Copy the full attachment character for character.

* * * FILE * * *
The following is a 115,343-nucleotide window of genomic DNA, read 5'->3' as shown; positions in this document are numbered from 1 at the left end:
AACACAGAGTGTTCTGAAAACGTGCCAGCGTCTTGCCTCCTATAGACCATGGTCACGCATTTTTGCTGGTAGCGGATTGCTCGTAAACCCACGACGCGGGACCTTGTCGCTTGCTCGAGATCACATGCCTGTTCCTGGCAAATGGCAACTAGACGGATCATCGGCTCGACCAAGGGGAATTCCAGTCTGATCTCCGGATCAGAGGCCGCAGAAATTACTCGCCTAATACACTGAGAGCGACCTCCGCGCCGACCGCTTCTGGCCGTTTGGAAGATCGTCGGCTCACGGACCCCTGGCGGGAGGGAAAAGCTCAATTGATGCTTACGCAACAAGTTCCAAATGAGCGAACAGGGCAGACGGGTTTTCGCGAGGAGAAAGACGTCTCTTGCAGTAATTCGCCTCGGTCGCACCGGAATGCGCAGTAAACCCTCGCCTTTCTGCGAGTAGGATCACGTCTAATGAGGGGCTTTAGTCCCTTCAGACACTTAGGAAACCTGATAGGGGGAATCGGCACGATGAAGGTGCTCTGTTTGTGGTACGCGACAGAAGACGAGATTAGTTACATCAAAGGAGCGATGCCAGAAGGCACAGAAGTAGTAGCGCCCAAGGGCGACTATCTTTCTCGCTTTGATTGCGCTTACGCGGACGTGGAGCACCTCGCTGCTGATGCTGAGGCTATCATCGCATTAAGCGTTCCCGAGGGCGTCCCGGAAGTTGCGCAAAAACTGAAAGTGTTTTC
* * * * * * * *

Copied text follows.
The following is a 115,343-nucleotide window of genomic DNA, read 5'->3' as shown; positions in this document are numbered from 1 at the left end:
AACACAGAGTGTTCTGAAAACGTGCCAGCGTCTTGCCTCCTATAGACCATGGTCACGCATTTTTGCTGGTAGCGGATTGCTCGTAAACCCACGACGCGGGACCTTGTCGCTTGCTCGAGATCACATGCCTGTTCCTGGCAAATGGCAACTAGACGGATCATCGGCTCGACCAAGGGGAATTCCAGTCTGATCTCCGGATCAGAGGCCGCAGAAATTACTCGCCTAATACACTGAGAGCGACCTCCGCGCCGACCGCTTCTGGCCGTTTGGAAGATCGTCGGCTCACGGACCCCTGGCGGGAGGGAAAAGCTCAATTGATGCTTACGCAACAAGTTCCAAATGAGCGAACAGGGCAGACGGGTTTTCGCGAGGAGAAAGACGTCTCTTGCAGTAATTCGCCTCGGTCGCACCGGAATGCGCAGTAAACCCTCGCCTTTCTGCGAGTAGGATCACGTCTAATGAGGGGCTTTAGTCCCTTCAGACACTTAGGAAACCTGATAGGGGGAATCGGCACGATGAAGGTGCTCTGTTTGTGGTACGCGACAGAAGACGAGATTAGTTACATCAAAGGAGCGATGCCAGAAGGCACAGAAGTAGTAGCGCCCAAGGGCGACTATCTTTCTCGCTTTGATTGCGCTTACGCGGACGTGGAGCACCTCGCTGCTGATGCTGAGGCTATCATCGCATTAAGCGTTCCCGAGGGCGTCCCGGAAGTTGCGCAAAAACTGAAAGTGTTTTC